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In Vitro Fertilization (IVF) was developed in the United Kingdom by Doctors Patrick Steptoe and Robert Edwards.

The first so-called “test-tube baby”, Louise Brown, was born as a result of IVF on July 25, 1978.

The first successful In Vitro Fertilization treatment in the United States (producing Elizabeth Jordan Carr) occurred three years later, in 1981. Since then, IVF has become a successful treatment for infertility, with more than 1% of all births now being conceived as a result of IVF.


Initially in vitro fertilization was developed to overcome infertility due to problems of the fallopian tube (such as blockages or scar tissue), but it has evolved into a successful treatment for almost all causes of infertility, with the introduction of intracytoplasmic sperm injection (ICSI). The process of ICSI involves injecting a single sperm into a single egg. IVF can be successful as long as healthy eggs and sperm can be obtained from couples.

The IVF Process

Ovarian stimulation

Treatment cycles are typically started on the third day of menstruation and consist of a regimen of fertility medications to stimulate the development of multiple follicles (that contain eggs) of the ovaries. Patient usually first start birth control pills to “rest” the ovaries prior to taking stimulatory medications. Shortly thereafter, patients start taking injectable fertility medications (containing follicle stimulating hormone [FSH] and/or luteinizing hormone [LH]), and are subsequently closely monitored. Monitoring is accomplished by both blood work (to check hormone levels) and by ultrasound (to monitor the growth of the follicles that contain the eggs). Approximately 10-12 days of stimulatory injections are needed to achieve optimal follicular growth and development.

Oocyte (egg) retrieval
When egg maturation is judged to be adequate by ultrasound and blood work, human chorionic gonadotropin (hCG) is administered by injection. hCG matures the eggs prior to removing them from the ovaries; this last injection is needed to assure that all eggs retrieved are mature and capable of being fertilized. The eggs are retrieved from the patient transvaginally. Using ultrasound guidance, a needle is carefully introduced through the vaginal wall and into the ovaries. Gentle suction is applied, and the fluid from each ovarian follicle is removed, along with the egg.

This fluid (with the eggs) is transferred to the embryologist in the IVF laboratory, who then identifies the eggs and transfers them to incubators. The egg retrieval procedure takes about 15-20 minutes and is performed under local anesthesia and light sedation.

The In Vitro Fertilization laboratory
In the IVF laboratory, the eggs are stripped of surrounding cells (which initially are there to support the growth of the egg) and prepared for fertilization. In the meantime, semen provided by the male partner (or a donor) is prepared for fertilization by removing inactive cells and seminal fluid, thus isolating healthy, motile (moving) sperm. The sperm and the egg are then incubated together (about 75,000 – 100,000 sperm are incubated with each egg) in the culture media (a neutral solution similar to that found in the fallopian tube) for approximately 18 hours. In situations where the sperm count is too low to place thousands of sperm with the egg, a single sperm is injected directly into the egg by a technique called Intracytoplasmic Sperm Injection (ICSI). With ICSI, if there are ten eggs, then only a total of ten healthy sperm are needed to achieve fertilization.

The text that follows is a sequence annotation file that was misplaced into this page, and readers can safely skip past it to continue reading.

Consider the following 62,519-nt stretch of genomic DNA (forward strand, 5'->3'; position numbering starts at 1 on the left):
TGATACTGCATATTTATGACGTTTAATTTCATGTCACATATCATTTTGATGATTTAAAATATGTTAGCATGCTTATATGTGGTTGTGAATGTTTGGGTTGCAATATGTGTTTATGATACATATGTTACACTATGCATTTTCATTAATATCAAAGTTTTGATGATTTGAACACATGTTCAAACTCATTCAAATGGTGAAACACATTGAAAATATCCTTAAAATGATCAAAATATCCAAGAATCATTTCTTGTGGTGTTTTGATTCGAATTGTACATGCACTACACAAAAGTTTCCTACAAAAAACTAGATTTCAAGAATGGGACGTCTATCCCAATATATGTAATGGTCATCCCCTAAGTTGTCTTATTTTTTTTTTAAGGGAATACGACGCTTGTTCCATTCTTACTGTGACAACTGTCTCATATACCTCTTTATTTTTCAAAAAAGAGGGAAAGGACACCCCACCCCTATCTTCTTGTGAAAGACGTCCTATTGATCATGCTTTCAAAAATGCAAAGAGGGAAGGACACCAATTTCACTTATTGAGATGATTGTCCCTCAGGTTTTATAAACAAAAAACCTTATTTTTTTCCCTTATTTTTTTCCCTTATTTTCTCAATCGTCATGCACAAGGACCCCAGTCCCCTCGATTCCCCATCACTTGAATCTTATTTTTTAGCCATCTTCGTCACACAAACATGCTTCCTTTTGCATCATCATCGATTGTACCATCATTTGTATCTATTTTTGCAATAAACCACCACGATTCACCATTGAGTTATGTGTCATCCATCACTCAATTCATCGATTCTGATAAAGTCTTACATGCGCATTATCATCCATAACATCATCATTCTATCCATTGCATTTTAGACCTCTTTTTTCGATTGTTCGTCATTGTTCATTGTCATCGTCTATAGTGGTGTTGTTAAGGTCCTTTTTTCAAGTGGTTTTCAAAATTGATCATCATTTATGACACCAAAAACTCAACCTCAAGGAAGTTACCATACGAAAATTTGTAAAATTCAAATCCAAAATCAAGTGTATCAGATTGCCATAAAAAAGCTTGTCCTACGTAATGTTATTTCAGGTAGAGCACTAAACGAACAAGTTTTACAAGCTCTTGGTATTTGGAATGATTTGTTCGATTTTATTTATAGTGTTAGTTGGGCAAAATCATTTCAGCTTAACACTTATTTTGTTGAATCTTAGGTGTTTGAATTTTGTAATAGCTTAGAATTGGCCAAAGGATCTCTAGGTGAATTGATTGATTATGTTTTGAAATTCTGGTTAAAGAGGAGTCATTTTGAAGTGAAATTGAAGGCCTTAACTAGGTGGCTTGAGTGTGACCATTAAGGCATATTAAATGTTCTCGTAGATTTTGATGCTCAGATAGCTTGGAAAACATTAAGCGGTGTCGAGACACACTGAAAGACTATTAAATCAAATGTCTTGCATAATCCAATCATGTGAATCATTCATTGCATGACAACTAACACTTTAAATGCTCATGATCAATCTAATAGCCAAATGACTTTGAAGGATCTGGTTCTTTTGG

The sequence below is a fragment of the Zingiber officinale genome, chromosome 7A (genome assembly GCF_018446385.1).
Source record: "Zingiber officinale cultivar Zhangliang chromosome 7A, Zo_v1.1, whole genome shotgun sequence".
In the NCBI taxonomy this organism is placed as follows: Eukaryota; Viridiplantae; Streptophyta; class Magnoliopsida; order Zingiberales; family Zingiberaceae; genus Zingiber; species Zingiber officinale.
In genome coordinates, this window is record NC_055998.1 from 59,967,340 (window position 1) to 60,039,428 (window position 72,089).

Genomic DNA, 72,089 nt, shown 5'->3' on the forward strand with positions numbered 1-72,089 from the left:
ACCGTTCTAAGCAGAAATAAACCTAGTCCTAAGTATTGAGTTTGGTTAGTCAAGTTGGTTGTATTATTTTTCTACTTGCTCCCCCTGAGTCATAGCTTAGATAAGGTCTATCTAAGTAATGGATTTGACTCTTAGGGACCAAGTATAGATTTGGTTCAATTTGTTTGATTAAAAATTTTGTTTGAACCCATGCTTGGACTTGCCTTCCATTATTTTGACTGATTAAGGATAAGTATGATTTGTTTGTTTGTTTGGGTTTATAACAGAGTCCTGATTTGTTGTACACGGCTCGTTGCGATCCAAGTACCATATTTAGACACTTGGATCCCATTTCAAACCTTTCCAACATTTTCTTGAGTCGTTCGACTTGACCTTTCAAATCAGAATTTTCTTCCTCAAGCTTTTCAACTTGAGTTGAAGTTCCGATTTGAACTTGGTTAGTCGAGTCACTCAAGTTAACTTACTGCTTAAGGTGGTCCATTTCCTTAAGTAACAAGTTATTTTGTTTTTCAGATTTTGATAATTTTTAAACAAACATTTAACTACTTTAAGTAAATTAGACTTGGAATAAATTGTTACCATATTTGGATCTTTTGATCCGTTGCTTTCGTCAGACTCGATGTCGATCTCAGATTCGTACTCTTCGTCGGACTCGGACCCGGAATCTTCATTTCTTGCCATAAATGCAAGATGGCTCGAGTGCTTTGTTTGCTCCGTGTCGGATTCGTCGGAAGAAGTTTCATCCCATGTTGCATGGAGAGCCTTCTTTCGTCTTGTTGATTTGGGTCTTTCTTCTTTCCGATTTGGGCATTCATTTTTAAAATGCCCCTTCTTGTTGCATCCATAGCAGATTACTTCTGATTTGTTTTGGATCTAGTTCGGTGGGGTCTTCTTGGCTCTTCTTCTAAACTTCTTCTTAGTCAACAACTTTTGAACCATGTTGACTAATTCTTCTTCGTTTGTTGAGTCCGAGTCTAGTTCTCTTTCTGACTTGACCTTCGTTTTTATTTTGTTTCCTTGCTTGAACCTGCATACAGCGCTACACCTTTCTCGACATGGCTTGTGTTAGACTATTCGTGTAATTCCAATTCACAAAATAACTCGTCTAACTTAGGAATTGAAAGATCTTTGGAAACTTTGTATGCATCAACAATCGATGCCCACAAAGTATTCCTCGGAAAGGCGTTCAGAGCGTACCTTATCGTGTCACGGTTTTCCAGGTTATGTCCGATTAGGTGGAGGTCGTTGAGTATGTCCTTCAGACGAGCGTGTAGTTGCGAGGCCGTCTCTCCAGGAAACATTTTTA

Fertilized eggs are now termed embryos.

Oocyte is injected during ICSI
Blastocyst for transfer

Historically, embryos were transferred at three days after retrieval. Now, most all embryos are transferred five days after retrieval. A five day embryo is called a blastocyst, and it contains over 200 cells.

Embryo transfer
The highest quality embryos are then transferred to the patient’s uterus using a thin, soft catheter which is passed through the cervix and into the uterus. This is performed by speculum exam. No anesthesia is needed at the time of embryo transfer. Usually, one embryo is transferred. In some instances (based on a patient’s age and history), more than one embryo may be recommended for transfer. Immediately after the embryo transfer, the patient lies down for approximately 20 minutes before being discharged home.

A pregnancy test is checked 14 days after the egg retrieval (14 days from when fertilization occurred, which corresponds to 9 days after the embryo transfer). During this time period, patients take progesterone—a hormone that maintains the uterine lining and helps to make it suitable for implantation – either by injection or by vaginal suppository. If a patient becomes pregnant, she continues progesterone supplementation through 8-10 weeks of pregnancy. Women undergoing in vitro fertilization must take some form of progesterone supplementation, since both the medications during stimulation and the egg retrieval procedure itself prevent her body from making adequate amounts of progesterone. Pregnancy rates from IVF vary – they are dependent upon the patient’s age, reproductive history, and diagnosis. In general, younger patients have a higher rate of success from in vitro fertilization compared to older patients. Rates of success are also determined by the quality of the eggs and sperm and resultant embryo quality. Once pregnancy is achieved, the chances of having a live birth is the same as that compared to a pregnancy achieved in a spontaneous pregnancy. Pregnancies achieved from in vitro fertilization are not considered to be high-risk. Miscarriage rates are similar to that observed among patients who conceived without undergoing IVF.

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